March 14, 2012

Irish Soda Bread

Irish Soda Bread is a delicious Irish staple, and it is so easy to make! It is rustic, hearty, and relatively healthy. You can personalize it by using different fruits and flavorings, too. I used orange zest and raisins, but you can try any kind of citrus or extract in addition to any dried fruit, including cherries, cranberries, or currants. The fruit adds flavor and texture to the crumbly bread. 

Originally, Irish Soda Bread only contained flour, buttermilk, baking soda, and salt. I wanted a sweeter, richer bread that could be eaten for breakfast, snack, or dessert, so I added sugar, dried fruit, orange zest, an egg, and some butter. 

The trick to getting the right texture is to handle the dough minimally and keeping everything cold, just like making biscuits or pie crust. Kneading the dough develops the protein (gluten) in the flour, which leads to toughness, and lukewarm butter doesn't release steam when baked, so the bread is more dense. I used a stand mixer, but a food processor could work as well. As soon as everything was incorporated and just cohesive, I flipped the dough onto the cookie tray and patted it into a ball instead of kneading and rolling it. It may not be as pretty, but this is supposed to be a rustic bread!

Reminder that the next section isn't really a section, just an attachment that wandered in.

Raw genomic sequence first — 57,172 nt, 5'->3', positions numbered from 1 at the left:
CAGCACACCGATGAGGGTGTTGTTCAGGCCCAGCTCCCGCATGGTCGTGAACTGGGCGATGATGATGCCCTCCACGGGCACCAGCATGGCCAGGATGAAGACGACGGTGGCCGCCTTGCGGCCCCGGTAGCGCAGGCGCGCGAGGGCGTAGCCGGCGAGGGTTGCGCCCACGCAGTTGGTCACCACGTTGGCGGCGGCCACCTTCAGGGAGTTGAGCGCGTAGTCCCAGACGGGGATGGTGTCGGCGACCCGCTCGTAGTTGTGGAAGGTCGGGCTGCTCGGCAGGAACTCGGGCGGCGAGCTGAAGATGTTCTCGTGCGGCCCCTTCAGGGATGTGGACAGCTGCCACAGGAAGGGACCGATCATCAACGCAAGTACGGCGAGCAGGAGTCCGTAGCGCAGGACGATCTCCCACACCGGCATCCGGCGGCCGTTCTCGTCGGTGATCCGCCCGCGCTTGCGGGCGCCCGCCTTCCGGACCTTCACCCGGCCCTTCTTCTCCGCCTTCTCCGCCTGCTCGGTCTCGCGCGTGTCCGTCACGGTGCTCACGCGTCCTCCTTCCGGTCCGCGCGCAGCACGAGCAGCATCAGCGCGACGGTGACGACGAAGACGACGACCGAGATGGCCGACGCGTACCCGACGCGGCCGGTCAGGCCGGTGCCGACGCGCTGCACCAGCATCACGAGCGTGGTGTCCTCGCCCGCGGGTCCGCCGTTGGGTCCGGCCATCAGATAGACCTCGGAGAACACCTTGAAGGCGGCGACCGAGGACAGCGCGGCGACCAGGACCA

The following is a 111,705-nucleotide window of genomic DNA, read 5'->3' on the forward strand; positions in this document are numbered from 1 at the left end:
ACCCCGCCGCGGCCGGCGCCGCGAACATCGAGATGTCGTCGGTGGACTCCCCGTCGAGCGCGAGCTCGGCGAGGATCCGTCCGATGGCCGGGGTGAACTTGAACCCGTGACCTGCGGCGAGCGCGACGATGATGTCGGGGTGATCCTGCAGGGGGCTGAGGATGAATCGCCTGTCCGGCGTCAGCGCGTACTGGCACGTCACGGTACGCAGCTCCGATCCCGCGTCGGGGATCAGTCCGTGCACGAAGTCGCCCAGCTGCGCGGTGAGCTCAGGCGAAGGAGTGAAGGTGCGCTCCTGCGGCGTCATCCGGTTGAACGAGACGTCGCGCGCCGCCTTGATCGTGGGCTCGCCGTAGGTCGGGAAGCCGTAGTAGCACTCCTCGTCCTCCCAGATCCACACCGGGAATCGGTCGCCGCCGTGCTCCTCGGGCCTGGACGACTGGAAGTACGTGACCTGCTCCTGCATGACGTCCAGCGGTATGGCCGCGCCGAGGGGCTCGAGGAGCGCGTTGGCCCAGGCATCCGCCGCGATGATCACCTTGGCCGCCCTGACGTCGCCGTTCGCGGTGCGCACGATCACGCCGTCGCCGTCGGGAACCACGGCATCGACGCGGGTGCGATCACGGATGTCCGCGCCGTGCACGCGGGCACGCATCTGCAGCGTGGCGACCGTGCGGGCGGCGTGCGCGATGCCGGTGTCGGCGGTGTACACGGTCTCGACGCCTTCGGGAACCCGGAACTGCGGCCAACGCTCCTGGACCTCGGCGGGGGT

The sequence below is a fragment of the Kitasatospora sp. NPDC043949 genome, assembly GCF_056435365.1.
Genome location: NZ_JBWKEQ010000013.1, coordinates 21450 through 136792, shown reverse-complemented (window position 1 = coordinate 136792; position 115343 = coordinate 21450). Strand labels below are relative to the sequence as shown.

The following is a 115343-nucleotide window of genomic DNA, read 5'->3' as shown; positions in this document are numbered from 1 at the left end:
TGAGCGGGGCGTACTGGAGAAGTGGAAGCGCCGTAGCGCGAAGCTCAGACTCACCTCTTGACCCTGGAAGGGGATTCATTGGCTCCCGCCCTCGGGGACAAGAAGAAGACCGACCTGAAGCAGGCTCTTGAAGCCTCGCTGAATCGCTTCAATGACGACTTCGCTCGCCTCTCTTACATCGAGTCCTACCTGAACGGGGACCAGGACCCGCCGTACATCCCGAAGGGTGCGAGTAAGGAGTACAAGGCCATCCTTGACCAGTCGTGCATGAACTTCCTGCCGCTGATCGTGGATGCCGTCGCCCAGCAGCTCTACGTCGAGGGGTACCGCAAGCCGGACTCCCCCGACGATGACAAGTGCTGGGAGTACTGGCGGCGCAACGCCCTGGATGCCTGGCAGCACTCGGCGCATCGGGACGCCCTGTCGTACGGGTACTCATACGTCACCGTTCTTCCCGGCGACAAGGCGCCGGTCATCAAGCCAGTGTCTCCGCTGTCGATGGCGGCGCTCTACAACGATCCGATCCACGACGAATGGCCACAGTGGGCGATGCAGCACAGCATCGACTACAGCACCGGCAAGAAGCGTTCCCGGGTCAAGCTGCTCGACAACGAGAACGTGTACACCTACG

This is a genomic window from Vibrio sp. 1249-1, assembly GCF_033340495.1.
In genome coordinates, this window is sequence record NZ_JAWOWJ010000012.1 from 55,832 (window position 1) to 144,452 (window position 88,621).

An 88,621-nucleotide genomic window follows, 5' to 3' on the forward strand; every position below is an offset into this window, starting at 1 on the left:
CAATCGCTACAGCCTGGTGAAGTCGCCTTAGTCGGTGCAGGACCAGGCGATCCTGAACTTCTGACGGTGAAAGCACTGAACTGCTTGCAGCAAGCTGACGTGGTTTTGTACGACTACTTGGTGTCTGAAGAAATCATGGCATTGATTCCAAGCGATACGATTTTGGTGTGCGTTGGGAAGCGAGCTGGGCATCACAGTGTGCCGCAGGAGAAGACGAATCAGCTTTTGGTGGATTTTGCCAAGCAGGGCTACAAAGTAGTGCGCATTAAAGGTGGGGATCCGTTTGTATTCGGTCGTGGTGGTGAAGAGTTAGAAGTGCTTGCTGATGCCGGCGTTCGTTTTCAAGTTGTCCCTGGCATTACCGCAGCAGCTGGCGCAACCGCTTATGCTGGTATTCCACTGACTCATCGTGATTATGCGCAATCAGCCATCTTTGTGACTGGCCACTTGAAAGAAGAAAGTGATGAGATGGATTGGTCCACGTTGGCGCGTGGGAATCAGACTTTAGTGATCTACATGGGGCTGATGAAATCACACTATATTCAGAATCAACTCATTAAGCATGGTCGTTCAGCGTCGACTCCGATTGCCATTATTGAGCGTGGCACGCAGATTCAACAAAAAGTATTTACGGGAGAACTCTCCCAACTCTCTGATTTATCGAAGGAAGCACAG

2 Cups Flour
2 Cups Whole Wheat Flour
1/3 Cup Sugar
1 tsp Baking Soda
1 1/2 tsp Kosher Salt
1/2 Stick Butter, Chilled & Cubed
1 3/4 Cups Buttermilk
1 Egg
1 tsp Orange Zest or Other Flavoring
1 Cup Dried Fruit

Heat oven to 375F. Line a cookie tray with parchment.

Combine the flour, sugar, baking soda, and salt in the bowl of a stand mixer. Add the butter and mix until just incorporated. Combine the buttermilk, egg, and flavoring. Slowly add to the flour mixture and fold in the dried fruit.

Gently form the dough into a round and transfer to the prepared sheet. Cut an "x" in the top and bake for 45 minutes or until cooked through.

Makes 1 Loaf
Recipe Adapted from Ina Garten